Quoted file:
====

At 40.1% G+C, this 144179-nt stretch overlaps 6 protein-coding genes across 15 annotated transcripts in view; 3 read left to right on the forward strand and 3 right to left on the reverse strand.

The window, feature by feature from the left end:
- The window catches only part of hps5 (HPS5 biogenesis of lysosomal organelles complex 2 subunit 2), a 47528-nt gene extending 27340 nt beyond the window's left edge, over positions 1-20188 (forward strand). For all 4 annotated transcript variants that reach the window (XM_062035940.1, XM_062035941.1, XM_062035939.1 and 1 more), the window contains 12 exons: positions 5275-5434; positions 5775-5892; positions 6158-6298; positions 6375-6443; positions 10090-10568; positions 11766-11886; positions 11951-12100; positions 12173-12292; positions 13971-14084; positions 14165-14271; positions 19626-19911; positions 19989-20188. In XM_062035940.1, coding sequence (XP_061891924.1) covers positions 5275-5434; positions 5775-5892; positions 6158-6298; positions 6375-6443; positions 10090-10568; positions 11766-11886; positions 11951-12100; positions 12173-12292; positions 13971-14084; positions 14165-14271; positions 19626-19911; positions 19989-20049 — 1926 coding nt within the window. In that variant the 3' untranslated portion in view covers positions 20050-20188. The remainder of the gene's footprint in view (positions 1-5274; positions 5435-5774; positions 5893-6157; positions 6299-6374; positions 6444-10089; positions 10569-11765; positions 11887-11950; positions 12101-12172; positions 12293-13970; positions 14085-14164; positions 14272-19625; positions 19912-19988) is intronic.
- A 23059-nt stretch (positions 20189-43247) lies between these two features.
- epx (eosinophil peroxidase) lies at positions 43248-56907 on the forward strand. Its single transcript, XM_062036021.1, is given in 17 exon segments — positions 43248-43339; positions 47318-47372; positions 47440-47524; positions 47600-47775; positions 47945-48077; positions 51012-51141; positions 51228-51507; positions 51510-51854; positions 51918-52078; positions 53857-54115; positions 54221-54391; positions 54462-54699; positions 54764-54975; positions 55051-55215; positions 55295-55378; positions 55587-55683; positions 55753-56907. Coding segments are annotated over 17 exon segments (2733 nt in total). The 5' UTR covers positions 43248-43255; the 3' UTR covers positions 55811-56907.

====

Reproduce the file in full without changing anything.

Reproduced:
At 40.1% G+C, this 144179-nt stretch overlaps 6 protein-coding genes across 15 annotated transcripts in view; 3 read left to right on the forward strand and 3 right to left on the reverse strand.

The window, feature by feature from the left end:
- The window catches only part of hps5 (HPS5 biogenesis of lysosomal organelles complex 2 subunit 2), a 47528-nt gene extending 27340 nt beyond the window's left edge, over positions 1-20188 (forward strand). For all 4 annotated transcript variants that reach the window (XM_062035940.1, XM_062035941.1, XM_062035939.1 and 1 more), the window contains 12 exons: positions 5275-5434; positions 5775-5892; positions 6158-6298; positions 6375-6443; positions 10090-10568; positions 11766-11886; positions 11951-12100; positions 12173-12292; positions 13971-14084; positions 14165-14271; positions 19626-19911; positions 19989-20188. In XM_062035940.1, coding sequence (XP_061891924.1) covers positions 5275-5434; positions 5775-5892; positions 6158-6298; positions 6375-6443; positions 10090-10568; positions 11766-11886; positions 11951-12100; positions 12173-12292; positions 13971-14084; positions 14165-14271; positions 19626-19911; positions 19989-20049 — 1926 coding nt within the window. In that variant the 3' untranslated portion in view covers positions 20050-20188. The remainder of the gene's footprint in view (positions 1-5274; positions 5435-5774; positions 5893-6157; positions 6299-6374; positions 6444-10089; positions 10569-11765; positions 11887-11950; positions 12101-12172; positions 12293-13970; positions 14085-14164; positions 14272-19625; positions 19912-19988) is intronic.
- A 23059-nt stretch (positions 20189-43247) lies between these two features.
- epx (eosinophil peroxidase) lies at positions 43248-56907 on the forward strand. Its single transcript, XM_062036021.1, is given in 17 exon segments — positions 43248-43339; positions 47318-47372; positions 47440-47524; positions 47600-47775; positions 47945-48077; positions 51012-51141; positions 51228-51507; positions 51510-51854; positions 51918-52078; positions 53857-54115; positions 54221-54391; positions 54462-54699; positions 54764-54975; positions 55051-55215; positions 55295-55378; positions 55587-55683; positions 55753-56907. Coding segments are annotated over 17 exon segments (2733 nt in total). The 5' UTR covers positions 43248-43255; the 3' UTR covers positions 55811-56907.